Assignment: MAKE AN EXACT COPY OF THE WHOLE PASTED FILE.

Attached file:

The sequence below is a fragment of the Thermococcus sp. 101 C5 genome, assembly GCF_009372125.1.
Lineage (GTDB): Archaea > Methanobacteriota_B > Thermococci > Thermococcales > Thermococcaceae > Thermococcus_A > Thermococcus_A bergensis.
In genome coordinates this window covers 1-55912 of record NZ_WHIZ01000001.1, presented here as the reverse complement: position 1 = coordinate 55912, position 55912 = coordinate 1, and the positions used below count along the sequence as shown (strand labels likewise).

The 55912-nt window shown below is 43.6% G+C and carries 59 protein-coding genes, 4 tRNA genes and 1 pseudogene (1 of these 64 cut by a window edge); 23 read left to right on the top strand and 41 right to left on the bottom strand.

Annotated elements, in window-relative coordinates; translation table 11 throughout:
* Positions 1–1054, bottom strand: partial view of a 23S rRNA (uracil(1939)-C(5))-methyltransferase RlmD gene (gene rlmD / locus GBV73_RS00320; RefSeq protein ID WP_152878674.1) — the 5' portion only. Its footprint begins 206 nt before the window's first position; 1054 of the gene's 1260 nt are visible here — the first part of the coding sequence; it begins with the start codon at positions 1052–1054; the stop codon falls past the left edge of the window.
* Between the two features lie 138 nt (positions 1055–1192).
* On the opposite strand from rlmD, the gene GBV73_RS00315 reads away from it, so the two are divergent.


The sequence below is a fragment of the Thermococcus sp. 101 C5 genome, assembly GCF_009372125.1.
Lineage (GTDB): Archaea > Methanobacteriota_B > Thermococci > Thermococcales > Thermococcaceae > Thermococcus_A > Thermococcus_A bergensis.
In genome coordinates this window covers 1-55912 of record NZ_WHIZ01000001.1, presented here as the reverse complement: position 1 = coordinate 55912, position 55912 = coordinate 1, and the positions used below count along the sequence as shown (strand labels likewise).

The 55912-nt window shown below is 43.6% G+C and carries 59 protein-coding genes, 4 tRNA genes and 1 pseudogene (1 of these 64 cut by a window edge); 23 read left to right on the top strand and 41 right to left on the bottom strand.

Annotated elements, in window-relative coordinates; translation table 11 throughout:
* Positions 1–1054, bottom strand: partial view of a 23S rRNA (uracil(1939)-C(5))-methyltransferase RlmD gene (gene rlmD / locus GBV73_RS00320; RefSeq protein ID WP_152878674.1) — the 5' portion only. Its footprint begins 206 nt before the window's first position; 1054 of the gene's 1260 nt are visible here — the first part of the coding sequence; it begins with the start codon at positions 1052–1054; the stop codon falls past the left edge of the window.
* Between the two features lie 138 nt (positions 1055–1192).
* On the opposite strand from rlmD, the gene GBV73_RS00315 reads away from it, so the two are divergent.